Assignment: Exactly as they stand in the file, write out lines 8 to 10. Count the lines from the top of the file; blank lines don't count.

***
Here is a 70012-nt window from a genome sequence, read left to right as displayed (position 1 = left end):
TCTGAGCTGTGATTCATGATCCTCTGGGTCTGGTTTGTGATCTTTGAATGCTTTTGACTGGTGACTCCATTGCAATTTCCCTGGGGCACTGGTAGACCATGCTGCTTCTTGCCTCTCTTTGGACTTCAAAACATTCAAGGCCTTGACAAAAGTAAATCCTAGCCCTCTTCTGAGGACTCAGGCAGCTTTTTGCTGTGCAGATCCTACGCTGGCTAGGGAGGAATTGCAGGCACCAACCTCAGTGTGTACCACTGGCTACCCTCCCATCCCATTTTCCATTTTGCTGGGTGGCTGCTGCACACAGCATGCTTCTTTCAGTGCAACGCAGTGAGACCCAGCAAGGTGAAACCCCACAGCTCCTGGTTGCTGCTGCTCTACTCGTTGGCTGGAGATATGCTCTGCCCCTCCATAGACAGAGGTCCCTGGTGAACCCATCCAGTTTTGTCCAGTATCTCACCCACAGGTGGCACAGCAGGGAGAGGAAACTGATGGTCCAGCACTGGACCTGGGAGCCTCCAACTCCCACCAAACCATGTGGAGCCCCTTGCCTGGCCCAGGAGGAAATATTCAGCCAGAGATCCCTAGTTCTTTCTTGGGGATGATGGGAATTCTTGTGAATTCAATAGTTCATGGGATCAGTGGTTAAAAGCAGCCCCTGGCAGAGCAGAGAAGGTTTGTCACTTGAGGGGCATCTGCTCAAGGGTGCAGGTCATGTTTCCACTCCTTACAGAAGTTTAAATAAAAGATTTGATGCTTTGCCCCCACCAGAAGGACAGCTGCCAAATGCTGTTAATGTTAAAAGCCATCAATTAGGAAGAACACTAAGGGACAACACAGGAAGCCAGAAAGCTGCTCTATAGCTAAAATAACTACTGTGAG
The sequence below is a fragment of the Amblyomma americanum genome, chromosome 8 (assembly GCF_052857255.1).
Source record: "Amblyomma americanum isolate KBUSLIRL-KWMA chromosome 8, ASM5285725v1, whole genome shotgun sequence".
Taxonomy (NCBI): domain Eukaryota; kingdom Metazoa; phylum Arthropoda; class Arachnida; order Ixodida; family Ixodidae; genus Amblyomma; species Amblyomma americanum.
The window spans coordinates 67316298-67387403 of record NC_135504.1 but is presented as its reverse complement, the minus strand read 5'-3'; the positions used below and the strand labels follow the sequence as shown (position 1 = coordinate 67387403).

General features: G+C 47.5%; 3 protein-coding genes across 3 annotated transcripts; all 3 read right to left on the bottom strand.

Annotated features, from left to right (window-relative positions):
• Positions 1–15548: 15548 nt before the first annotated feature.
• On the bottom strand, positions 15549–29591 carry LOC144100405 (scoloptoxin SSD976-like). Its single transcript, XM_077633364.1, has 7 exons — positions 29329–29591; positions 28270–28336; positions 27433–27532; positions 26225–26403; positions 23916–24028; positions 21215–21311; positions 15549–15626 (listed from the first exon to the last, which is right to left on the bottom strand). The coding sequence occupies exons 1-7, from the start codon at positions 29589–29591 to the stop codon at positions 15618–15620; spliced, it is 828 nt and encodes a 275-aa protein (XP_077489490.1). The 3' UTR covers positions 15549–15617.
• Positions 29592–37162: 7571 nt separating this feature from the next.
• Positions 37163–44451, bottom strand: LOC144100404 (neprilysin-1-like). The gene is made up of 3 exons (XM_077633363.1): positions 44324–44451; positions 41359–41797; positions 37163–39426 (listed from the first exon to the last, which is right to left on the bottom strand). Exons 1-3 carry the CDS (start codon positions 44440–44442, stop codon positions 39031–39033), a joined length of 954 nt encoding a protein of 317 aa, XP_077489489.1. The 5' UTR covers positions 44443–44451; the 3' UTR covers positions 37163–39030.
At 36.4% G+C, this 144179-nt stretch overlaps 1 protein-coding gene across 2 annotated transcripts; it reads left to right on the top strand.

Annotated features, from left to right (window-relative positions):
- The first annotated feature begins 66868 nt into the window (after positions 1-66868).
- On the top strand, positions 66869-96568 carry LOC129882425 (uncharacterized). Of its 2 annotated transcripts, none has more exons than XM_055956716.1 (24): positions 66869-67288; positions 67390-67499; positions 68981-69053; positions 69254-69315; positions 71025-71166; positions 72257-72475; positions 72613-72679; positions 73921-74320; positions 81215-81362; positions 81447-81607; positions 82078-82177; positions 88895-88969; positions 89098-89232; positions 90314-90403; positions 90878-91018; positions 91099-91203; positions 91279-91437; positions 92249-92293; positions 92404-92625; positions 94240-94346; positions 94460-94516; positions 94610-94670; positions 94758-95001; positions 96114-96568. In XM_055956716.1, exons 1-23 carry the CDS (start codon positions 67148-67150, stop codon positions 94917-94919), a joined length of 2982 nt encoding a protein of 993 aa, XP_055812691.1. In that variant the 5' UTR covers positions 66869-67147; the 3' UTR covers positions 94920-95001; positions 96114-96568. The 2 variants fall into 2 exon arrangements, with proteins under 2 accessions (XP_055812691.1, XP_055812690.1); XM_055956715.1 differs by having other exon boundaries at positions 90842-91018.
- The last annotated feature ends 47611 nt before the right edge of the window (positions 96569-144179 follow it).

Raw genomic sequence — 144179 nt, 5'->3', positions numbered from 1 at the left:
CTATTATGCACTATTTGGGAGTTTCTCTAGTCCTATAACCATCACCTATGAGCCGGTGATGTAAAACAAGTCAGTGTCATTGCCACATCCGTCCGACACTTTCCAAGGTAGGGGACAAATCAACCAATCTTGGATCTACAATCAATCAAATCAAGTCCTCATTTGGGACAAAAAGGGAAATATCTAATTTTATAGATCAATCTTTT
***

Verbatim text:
Annotated features, from left to right (window-relative positions):
• Positions 1–15548: 15548 nt before the first annotated feature.
• On the bottom strand, positions 15549–29591 carry LOC144100405 (scoloptoxin SSD976-like). Its single transcript, XM_077633364.1, has 7 exons — positions 29329–29591; positions 28270–28336; positions 27433–27532; positions 26225–26403; positions 23916–24028; positions 21215–21311; positions 15549–15626 (listed from the first exon to the last, which is right to left on the bottom strand). The coding sequence occupies exons 1-7, from the start codon at positions 29589–29591 to the stop codon at positions 15618–15620; spliced, it is 828 nt and encodes a 275-aa protein (XP_077489490.1). The 3' UTR covers positions 15549–15617.